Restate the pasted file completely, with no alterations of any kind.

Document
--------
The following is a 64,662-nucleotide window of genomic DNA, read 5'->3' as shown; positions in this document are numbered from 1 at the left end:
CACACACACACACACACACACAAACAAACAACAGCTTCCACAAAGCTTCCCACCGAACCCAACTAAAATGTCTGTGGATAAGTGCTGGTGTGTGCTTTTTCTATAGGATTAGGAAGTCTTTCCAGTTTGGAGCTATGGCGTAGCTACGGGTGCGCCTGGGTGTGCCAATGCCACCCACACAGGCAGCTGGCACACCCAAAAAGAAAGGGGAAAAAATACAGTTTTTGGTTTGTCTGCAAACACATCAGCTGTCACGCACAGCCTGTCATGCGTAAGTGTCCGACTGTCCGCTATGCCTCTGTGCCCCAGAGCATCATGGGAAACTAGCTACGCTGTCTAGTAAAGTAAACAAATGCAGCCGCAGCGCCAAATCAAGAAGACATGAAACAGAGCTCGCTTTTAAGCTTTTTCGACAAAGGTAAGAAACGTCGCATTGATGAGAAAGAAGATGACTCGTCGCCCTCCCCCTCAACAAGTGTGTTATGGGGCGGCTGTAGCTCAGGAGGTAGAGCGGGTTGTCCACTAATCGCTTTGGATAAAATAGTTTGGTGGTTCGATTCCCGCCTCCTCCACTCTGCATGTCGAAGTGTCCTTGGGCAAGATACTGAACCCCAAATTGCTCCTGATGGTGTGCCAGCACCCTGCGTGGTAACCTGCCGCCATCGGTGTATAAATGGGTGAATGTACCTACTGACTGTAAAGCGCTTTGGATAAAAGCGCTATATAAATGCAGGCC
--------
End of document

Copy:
The following is a 64,662-nucleotide window of genomic DNA, read 5'->3' as shown; positions in this document are numbered from 1 at the left end:
CACACACACACACACACACACAAACAAACAACAGCTTCCACAAAGCTTCCCACCGAACCCAACTAAAATGTCTGTGGATAAGTGCTGGTGTGTGCTTTTTCTATAGGATTAGGAAGTCTTTCCAGTTTGGAGCTATGGCGTAGCTACGGGTGCGCCTGGGTGTGCCAATGCCACCCACACAGGCAGCTGGCACACCCAAAAAGAAAGGGGAAAAAATACAGTTTTTGGTTTGTCTGCAAACACATCAGCTGTCACGCACAGCCTGTCATGCGTAAGTGTCCGACTGTCCGCTATGCCTCTGTGCCCCAGAGCATCATGGGAAACTAGCTACGCTGTCTAGTAAAGTAAACAAATGCAGCCGCAGCGCCAAATCAAGAAGACATGAAACAGAGCTCGCTTTTAAGCTTTTTCGACAAAGGTAAGAAACGTCGCATTGATGAGAAAGAAGATGACTCGTCGCCCTCCCCCTCAACAAGTGTGTTATGGGGCGGCTGTAGCTCAGGAGGTAGAGCGGGTTGTCCACTAATCGCTTTGGATAAAATAGTTTGGTGGTTCGATTCCCGCCTCCTCCACTCTGCATGTCGAAGTGTCCTTGGGCAAGATACTGAACCCCAAATTGCTCCTGATGGTGTGCCAGCACCCTGCGTGGTAACCTGCCGCCATCGGTGTATAAATGGGTGAATGTACCTACTGACTGTAAAGCGCTTTGGATAAAAGCGCTATATAAATGCAGGCC